Magdalena Island: Dancing with Penguins
Feel like you’re in a National Geographic documentary, surrounded by thousands of fearless penguins and seagulls shitting on you on the Patagonian Magdalena Island, at the southern tip of Chile.
After a beach landing D-Day style, you only have an hour to conquer the top of the hill where the lighthouse is standing, trying to snap as many penguins as you can. On your way, strong blasts of wind will slow your progress, while you avoid the birds bombing and remember to close your mouth.
Penguins are flightless birds that swim like fish, walk like a drunk, and enjoy gathering to perform a concert of squawking.
Like a shelled battlefield, this devastated land is riddled with craters, dug out by the penguins to set their nests.
Yes, confirmed. Penguins look cute and you'll feel the urge to adopt one as a mascot.
According to various sources, nearly 60,000 pairs of the Magellanic Penguin come here for a breeding holiday during the Austral summer, as opposed to just 9000 homosapien singles, who I suppose visit the island for a different reason.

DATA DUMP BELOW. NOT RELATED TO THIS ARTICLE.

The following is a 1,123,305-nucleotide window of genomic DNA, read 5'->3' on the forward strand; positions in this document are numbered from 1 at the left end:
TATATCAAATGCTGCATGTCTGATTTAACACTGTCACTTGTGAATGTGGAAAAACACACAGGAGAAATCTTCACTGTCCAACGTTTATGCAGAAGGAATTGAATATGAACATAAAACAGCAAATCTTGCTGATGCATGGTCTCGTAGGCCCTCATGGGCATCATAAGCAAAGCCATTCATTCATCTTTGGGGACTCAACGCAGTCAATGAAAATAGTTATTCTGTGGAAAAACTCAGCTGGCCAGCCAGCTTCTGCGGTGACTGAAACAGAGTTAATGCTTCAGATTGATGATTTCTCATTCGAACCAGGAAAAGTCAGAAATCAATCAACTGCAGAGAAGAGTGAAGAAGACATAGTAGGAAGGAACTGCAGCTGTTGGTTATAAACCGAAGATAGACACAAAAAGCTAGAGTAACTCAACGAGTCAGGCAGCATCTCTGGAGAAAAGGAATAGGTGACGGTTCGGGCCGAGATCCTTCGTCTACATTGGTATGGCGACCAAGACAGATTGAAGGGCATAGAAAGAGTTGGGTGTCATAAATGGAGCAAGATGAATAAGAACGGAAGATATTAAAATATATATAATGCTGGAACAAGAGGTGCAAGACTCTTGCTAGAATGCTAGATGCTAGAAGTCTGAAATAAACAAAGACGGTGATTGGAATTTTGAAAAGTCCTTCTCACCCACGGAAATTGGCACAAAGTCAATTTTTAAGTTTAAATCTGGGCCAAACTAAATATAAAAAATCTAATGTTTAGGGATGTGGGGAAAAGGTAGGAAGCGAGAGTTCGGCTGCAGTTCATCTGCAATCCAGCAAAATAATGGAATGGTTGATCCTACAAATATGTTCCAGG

Do not disturb: quiet seagulls.
The penguin at the bottom right corner seems as amazed as I was, watching these birds floating in the sky. Like a comet, instead of flying from A to B, they were simply suspended in the air, playing with the strong wind.
Another fun source of entertainment here is to go fishing without getting fished by killer whales.
Periscope view of the target, just before landing.
You can usually get to the island after two hours of a sleepily slow boat trip, or on board a zodiac, if the sea permits.
Sunset in Punta Arenas, the regional capital where is possible to embark to Magdalena Island.